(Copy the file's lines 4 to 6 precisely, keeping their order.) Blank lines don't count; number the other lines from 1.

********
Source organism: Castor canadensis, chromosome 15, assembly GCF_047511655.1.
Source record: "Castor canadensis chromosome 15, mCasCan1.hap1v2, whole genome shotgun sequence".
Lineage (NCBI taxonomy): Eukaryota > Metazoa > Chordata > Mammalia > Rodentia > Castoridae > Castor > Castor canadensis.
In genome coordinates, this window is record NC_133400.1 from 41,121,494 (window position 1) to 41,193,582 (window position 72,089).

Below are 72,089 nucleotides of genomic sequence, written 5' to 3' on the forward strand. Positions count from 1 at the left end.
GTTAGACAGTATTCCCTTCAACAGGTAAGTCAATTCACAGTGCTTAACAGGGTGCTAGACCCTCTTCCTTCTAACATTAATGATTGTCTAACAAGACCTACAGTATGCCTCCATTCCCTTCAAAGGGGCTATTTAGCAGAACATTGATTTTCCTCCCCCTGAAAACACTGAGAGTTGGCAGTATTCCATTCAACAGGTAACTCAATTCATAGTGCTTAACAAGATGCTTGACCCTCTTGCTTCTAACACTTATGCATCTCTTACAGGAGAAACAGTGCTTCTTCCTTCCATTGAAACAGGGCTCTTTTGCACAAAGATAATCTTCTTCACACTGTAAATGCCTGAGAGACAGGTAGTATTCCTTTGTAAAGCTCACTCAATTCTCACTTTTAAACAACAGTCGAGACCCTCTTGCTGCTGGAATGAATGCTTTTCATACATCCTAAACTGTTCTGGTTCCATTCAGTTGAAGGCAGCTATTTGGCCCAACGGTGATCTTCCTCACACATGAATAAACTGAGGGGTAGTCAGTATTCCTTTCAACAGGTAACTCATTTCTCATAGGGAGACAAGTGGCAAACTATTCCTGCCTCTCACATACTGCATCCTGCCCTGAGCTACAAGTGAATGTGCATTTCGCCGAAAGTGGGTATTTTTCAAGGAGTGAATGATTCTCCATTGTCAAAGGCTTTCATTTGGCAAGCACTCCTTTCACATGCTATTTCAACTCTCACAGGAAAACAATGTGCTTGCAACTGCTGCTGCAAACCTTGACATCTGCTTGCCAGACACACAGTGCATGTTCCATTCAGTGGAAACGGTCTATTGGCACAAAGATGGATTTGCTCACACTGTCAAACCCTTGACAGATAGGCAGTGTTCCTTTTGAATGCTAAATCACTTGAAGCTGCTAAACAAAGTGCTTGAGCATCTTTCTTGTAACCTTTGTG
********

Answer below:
In genome coordinates, this window is record NC_133400.1 from 41,121,494 (window position 1) to 41,193,582 (window position 72,089).

Below are 72,089 nucleotides of genomic sequence, written 5' to 3' on the forward strand. Positions count from 1 at the left end.
GTTAGACAGTATTCCCTTCAACAGGTAAGTCAATTCACAGTGCTTAACAGGGTGCTAGACCCTCTTCCTTCTAACATTAATGATTGTCTAACAAGACCTACAGTATGCCTCCATTCCCTTCAAAGGGGCTATTTAGCAGAACATTGATTTTCCTCCCCCTGAAAACACTGAGAGTTGGCAGTATTCCATTCAACAGGTAACTCAATTCATAGTGCTTAACAAGATGCTTGACCCTCTTGCTTCTAACACTTATGCATCTCTTACAGGAGAAACAGTGCTTCTTCCTTCCATTGAAACAGGGCTCTTTTGCACAAAGATAATCTTCTTCACACTGTAAATGCCTGAGAGACAGGTAGTATTCCTTTGTAAAGCTCACTCAATTCTCACTTTTAAACAACAGTCGAGACCCTCTTGCTGCTGGAATGAATGCTTTTCATACATCCTAAACTGTTCTGGTTCCATTCAGTTGAAGGCAGCTATTTGGCCCAACGGTGATCTTCCTCACACATGAATAAACTGAGGGGTAGTCAGTATTCCTTTCAACAGGTAACTCATTTCTCATAGGGAGACAAGTGGCAAACTATTCCTGCCTCTCACATACTGCATCCTGCCCTGAGCTACAAGTGAATGTGCATTTCGCCGAAAGTGGGTATTTTTCAAGGAGTGAATGATTCTCCATTGTCAAAGGCTTTCATTTGGCAAGCACTCCTTTCACATGCTATTTCAACTCTCACAGGAAAACAATGTGCTTGCAACTGCTGCTGCAAACCTTGACATCTGCTTGCCAGACACACAGTGCATGTTCCATTCAGTGGAAACGGTCTATTGGCACAAAGATGGATTTGCTCACACTGTCAAACCCTTGACAGATAGGCAGTGTTCCTTTTGAATGCTAAATCACTTGAAGCTGCTAAACAAAGTGCTTGAGCATCTTTCTTGTAACCTTTGTG